Unlike the old one, he doesn't ask and answer his own questions or speak in abstract riddles -- yet, at least. But who is the new Secretary of Defense?
"A hawk," answers The New York Times
. Behold, Robert Gates' philosophy:
His favorite quotation from history, he told reporters traveling with him this week for meetings with allies and commanders in Europe and the Middle East, is from Frederick the Great, the 18th century Prussian monarch and gifted musician: âNegotiations without arms are like music books without instruments.â
Or, put another way, it takes military power to create the leverage necessary to make negotiations fruitful.
In application, that means more troops in Iraq, more troops in Afghanistan, and, to make the Iranians come around, more troops and aircraft carriers in the region (until that time, Gates has mused, it's just not worth talking to them).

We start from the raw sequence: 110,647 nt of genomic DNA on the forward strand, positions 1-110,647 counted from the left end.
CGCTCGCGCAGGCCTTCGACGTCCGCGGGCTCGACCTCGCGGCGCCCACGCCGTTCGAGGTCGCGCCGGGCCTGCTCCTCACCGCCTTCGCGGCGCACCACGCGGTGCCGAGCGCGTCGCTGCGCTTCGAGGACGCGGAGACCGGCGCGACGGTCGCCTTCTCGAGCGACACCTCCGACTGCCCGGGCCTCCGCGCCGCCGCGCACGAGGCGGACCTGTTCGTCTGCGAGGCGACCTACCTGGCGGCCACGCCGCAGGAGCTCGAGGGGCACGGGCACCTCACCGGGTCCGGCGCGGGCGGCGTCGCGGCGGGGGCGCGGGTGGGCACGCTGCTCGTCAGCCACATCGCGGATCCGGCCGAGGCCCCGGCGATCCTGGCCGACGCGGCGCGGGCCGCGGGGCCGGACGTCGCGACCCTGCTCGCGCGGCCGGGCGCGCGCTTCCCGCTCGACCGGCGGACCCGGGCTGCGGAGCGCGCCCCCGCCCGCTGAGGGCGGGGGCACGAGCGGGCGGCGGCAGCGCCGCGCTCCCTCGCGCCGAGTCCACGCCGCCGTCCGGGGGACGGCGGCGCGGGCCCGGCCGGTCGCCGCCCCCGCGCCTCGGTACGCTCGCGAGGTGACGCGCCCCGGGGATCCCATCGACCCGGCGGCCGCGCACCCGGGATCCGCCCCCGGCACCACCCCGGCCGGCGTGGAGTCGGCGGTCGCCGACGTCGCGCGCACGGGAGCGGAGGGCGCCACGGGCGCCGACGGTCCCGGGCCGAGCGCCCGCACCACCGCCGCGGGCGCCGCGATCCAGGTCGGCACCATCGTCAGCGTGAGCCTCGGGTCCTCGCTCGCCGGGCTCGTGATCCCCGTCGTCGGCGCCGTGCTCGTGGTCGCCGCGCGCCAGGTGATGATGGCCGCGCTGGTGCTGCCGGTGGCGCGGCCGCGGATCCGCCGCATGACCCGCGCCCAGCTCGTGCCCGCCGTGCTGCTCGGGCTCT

Here's how that would work in Iraq: the troop buildup is designed as "a source of leverage over the Iraqi prime minister, Nuri Kamal al-Maliki" -- the buildup will halt "if Iraqâs Shiite-dominated government does not deliver on promises to send its own troops to Baghdad and not to interfere with operations against Shiite death squads in Baghdad."
But what if it doesn't work? The real test of Gates' influence in the administration -- one that's been fond of tough talk -- "will be whether the United States follows through on this threat if Mr. Maliki does not comply with those promises."